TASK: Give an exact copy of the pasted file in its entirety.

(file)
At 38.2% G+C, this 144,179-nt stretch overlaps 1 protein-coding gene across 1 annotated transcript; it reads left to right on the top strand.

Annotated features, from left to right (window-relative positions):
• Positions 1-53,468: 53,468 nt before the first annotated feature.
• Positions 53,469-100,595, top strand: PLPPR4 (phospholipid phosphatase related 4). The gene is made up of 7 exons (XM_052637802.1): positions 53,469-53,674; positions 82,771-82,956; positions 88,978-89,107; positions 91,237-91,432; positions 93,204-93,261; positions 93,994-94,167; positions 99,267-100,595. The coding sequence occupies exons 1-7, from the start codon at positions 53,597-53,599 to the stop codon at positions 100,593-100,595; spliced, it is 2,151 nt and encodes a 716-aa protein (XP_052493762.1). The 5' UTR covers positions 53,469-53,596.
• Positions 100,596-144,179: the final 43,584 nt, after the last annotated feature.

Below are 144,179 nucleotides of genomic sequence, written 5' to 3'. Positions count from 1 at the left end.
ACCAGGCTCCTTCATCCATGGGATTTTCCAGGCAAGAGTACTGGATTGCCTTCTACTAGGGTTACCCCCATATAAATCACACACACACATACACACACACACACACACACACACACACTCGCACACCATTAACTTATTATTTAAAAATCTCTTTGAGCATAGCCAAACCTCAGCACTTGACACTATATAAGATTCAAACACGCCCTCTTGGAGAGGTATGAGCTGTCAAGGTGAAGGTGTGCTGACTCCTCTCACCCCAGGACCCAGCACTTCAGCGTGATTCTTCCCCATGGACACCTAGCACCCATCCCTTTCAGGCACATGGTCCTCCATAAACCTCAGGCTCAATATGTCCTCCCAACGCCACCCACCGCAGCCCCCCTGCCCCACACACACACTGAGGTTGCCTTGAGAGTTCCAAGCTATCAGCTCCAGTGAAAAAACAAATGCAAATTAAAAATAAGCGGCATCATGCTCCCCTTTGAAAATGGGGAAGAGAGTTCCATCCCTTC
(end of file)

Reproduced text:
At 38.2% G+C, this 144,179-nt stretch overlaps 1 protein-coding gene across 1 annotated transcript; it reads left to right on the top strand.

Annotated features, from left to right (window-relative positions):
• Positions 1-53,468: 53,468 nt before the first annotated feature.
• Positions 53,469-100,595, top strand: PLPPR4 (phospholipid phosphatase related 4). The gene is made up of 7 exons (XM_052637802.1): positions 53,469-53,674; positions 82,771-82,956; positions 88,978-89,107; positions 91,237-91,432; positions 93,204-93,261; positions 93,994-94,167; positions 99,267-100,595. The coding sequence occupies exons 1-7, from the start codon at positions 53,597-53,599 to the stop codon at positions 100,593-100,595; spliced, it is 2,151 nt and encodes a 716-aa protein (XP_052493762.1). The 5' UTR covers positions 53,469-53,596.
• Positions 100,596-144,179: the final 43,584 nt, after the last annotated feature.

Below are 144,179 nucleotides of genomic sequence, written 5' to 3'. Positions count from 1 at the left end.
ACCAGGCTCCTTCATCCATGGGATTTTCCAGGCAAGAGTACTGGATTGCCTTCTACTAGGGTTACCCCCATATAAATCACACACACACATACACACACACACACACACACACACACACTCGCACACCATTAACTTATTATTTAAAAATCTCTTTGAGCATAGCCAAACCTCAGCACTTGACACTATATAAGATTCAAACACGCCCTCTTGGAGAGGTATGAGCTGTCAAGGTGAAGGTGTGCTGACTCCTCTCACCCCAGGACCCAGCACTTCAGCGTGATTCTTCCCCATGGACACCTAGCACCCATCCCTTTCAGGCACATGGTCCTCCATAAACCTCAGGCTCAATATGTCCTCCCAACGCCACCCACCGCAGCCCCCCTGCCCCACACACACACTGAGGTTGCCTTGAGAGTTCCAAGCTATCAGCTCCAGTGAAAAAACAAATGCAAATTAAAAATAAGCGGCATCATGCTCCCCTTTGAAAATGGGGAAGAGAGTTCCATCCCTTC